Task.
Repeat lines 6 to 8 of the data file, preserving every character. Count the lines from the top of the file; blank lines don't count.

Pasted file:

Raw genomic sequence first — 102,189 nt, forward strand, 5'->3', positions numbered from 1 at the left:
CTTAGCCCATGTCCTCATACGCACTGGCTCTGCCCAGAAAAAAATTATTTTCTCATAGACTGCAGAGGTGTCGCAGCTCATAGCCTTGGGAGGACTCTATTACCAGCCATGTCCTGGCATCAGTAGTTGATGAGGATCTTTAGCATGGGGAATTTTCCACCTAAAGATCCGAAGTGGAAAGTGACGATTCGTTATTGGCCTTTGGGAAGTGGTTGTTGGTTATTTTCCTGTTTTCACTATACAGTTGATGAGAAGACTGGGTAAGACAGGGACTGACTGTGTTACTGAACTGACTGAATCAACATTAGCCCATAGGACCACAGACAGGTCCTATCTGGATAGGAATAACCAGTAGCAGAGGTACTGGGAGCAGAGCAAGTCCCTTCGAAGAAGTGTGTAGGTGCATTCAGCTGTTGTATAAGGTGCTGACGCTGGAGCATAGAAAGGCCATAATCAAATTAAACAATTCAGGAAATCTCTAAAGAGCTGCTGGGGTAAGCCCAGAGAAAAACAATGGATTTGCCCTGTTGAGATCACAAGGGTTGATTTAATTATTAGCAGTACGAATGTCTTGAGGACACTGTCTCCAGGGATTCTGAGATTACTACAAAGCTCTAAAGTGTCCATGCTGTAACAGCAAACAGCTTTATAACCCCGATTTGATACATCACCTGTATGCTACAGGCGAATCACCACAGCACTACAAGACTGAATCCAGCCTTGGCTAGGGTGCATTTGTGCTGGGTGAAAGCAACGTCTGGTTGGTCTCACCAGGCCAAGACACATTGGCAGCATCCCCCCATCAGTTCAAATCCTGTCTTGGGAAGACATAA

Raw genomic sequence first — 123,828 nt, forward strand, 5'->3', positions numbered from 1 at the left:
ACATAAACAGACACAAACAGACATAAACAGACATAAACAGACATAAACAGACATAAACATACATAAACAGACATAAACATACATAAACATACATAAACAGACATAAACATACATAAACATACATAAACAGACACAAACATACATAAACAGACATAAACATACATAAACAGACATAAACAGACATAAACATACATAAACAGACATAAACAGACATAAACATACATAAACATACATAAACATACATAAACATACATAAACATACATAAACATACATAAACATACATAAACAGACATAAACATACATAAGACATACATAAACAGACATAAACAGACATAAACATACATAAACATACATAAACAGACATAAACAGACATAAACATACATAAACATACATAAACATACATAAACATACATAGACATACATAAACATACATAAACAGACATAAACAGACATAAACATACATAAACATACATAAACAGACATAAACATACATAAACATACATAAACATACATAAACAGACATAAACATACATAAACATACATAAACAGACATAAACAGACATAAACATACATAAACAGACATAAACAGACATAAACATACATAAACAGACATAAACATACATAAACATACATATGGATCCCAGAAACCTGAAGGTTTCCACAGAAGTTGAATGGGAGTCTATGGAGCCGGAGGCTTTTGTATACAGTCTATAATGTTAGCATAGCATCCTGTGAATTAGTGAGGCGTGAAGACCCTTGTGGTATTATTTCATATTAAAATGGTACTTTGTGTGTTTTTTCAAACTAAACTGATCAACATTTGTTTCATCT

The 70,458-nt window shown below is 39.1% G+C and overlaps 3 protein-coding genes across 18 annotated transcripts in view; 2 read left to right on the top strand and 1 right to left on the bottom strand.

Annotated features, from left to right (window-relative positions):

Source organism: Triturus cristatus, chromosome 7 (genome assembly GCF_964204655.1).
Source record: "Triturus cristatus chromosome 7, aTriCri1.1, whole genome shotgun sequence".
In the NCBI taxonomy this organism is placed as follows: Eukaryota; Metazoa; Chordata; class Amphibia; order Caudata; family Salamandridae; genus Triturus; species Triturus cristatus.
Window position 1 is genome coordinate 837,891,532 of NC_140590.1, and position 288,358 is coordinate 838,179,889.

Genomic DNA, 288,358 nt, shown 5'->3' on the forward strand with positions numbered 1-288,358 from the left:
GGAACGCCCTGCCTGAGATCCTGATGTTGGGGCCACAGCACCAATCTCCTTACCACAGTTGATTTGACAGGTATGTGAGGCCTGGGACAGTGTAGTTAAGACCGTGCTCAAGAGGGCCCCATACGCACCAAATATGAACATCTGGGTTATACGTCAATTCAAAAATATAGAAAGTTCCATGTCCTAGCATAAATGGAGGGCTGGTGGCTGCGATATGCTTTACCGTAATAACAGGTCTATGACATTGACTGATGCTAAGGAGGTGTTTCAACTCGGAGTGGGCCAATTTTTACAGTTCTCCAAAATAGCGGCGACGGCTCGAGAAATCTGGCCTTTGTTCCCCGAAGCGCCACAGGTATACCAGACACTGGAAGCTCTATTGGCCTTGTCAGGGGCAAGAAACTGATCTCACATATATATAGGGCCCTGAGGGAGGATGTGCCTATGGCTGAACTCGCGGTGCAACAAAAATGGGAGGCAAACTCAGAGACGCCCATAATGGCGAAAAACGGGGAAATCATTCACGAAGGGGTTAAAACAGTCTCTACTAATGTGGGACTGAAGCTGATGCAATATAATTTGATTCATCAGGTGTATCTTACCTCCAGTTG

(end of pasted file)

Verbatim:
Annotated features, from left to right (window-relative positions):

Source organism: Triturus cristatus, chromosome 7 (genome assembly GCF_964204655.1).
Source record: "Triturus cristatus chromosome 7, aTriCri1.1, whole genome shotgun sequence".